To the extent you need assistance on this front, we here at Barker Martin, P.S., are happy to help.

What is the Guarantee in a Guaranteed Maximum Contract?

Associations facing repair projects are often given the option of entering into a guaranteed maximum contract or G-Max contract with their contractor. These contracts are common for repair projects, whether the repairs are required because of defects and damage or because the component is at the end of its useful life. The implication that a guaranteed maximum contract caps the maximum amount your association will have to pay sounds great and can be a useful method of controlling costs. But, you should be aware that the guarantee is not absolute. read more

Common Pitfalls in Dealing with Major Repairs

Recent experience as litigation and general counsel for numerous associations who are currently tackling significant repairs suggests a couple of common pitfalls. read more

Loss Assessment Insurance

You live in a condominium association and happily (ok, probably not "happily") pay your dues each month. Your board has diligent members and your association is well insured. What could go wrong? Well, lots can go wrong, unfortunately. Life is full of unexpected twists and turns. A slip and fall accident might find the association on the wrong side of a lawsuit. Or, the association might discover hidden property damage that must be repaired. There is a myriad of unforeseen liabilities that an association may incur. read more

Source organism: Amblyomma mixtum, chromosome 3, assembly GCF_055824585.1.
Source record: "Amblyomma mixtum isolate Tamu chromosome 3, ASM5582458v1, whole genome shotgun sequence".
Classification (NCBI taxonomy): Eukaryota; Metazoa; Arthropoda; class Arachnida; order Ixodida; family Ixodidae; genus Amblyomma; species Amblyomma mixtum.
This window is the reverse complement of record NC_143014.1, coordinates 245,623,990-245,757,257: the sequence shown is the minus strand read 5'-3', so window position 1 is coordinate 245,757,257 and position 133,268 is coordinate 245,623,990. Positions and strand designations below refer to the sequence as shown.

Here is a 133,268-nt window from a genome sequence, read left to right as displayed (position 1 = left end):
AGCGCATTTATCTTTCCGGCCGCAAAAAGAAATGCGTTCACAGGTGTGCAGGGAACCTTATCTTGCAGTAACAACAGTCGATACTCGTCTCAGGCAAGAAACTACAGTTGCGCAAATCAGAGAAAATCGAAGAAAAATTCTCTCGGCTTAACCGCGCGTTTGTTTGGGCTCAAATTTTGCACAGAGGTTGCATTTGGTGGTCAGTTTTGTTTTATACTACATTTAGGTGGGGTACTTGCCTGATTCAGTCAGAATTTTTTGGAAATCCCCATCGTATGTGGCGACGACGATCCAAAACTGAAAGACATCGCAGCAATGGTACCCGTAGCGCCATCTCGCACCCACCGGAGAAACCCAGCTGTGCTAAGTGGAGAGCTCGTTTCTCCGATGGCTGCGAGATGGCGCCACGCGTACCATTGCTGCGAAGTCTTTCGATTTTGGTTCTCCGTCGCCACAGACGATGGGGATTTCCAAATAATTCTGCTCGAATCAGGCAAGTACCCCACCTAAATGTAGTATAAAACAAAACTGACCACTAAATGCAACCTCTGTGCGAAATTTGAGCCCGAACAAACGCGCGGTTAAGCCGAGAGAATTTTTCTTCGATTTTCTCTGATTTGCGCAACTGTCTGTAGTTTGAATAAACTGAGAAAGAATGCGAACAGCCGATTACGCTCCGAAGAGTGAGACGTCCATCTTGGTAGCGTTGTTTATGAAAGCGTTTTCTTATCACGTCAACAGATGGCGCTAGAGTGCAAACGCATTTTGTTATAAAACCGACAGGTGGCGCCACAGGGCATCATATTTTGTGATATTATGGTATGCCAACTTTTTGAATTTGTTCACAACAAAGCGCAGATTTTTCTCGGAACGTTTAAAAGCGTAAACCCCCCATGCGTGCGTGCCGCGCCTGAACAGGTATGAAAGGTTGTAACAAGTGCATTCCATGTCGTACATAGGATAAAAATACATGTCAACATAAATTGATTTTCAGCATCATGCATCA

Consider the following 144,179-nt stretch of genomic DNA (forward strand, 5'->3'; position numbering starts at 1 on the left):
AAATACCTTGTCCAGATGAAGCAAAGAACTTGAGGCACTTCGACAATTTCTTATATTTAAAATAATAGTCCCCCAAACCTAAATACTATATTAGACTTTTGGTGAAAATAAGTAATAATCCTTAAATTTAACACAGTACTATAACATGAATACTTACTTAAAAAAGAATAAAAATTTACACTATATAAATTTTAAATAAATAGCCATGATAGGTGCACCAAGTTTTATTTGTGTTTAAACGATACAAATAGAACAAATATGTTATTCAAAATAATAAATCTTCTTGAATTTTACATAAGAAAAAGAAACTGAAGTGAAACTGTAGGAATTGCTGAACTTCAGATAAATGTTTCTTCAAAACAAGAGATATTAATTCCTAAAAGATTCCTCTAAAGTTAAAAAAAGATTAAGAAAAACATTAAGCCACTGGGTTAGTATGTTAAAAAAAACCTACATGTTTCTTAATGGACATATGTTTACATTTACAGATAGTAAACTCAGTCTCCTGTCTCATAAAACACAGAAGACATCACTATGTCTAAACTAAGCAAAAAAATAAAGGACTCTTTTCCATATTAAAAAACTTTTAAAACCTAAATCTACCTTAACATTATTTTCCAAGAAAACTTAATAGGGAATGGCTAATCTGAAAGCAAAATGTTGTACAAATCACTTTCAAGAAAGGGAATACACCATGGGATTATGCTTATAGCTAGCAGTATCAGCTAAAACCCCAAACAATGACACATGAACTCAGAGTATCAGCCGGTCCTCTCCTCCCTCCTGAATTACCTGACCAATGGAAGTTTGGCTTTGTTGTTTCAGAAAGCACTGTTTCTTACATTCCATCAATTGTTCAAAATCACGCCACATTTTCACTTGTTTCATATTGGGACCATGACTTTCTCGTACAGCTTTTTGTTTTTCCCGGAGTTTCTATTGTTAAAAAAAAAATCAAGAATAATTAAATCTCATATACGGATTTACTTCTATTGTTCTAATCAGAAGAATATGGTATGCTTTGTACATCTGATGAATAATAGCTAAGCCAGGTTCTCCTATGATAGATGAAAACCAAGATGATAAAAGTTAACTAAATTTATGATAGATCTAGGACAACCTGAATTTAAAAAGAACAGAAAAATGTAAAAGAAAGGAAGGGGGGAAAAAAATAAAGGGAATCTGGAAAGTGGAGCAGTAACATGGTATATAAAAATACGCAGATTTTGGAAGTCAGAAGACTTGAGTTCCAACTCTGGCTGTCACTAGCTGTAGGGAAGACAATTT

Unpaid Assessments: Liens & Personal Obligations - Part II

Last week, we discussed how delinquencies affect owners and the lots or units they own. This week, we discuss the effect of bankruptcy, sales and foreclosures on the personal obligation or liens. Generally speaking, an owner's bankruptcy affects the owner's personal obligation to pay the amounts becoming due on or before the bankruptcy filing date, but does not impact the Association's lien against the unit or lot, unless additional steps are taken in the bankruptcy case. If the owner wants to try to remove the lien as part of the bankruptcy case, the Association is entitled to notice of the motion and can object. If an Association receives a bankruptcy motion, legal counsel should be contacted immediately to discuss the Association's options. read more

Unpaid Assessments: Liens & Personal Obligations - Part I

Under state law in Washington and Oregon, Condominium and Homeowner Associations have the authority to adopt and amend budgets, and levy and collect assessments from owners for the common expenses. But it can be confusing what happens when an owner does not pay the assessment. This two-part article discusses the personal obligation of the owner to pay the assessment and the lien that is created when the assessment is not paid. Next week will discuss the effects of sales, foreclosures and bankruptcy on both the personal obligation and the lien. read more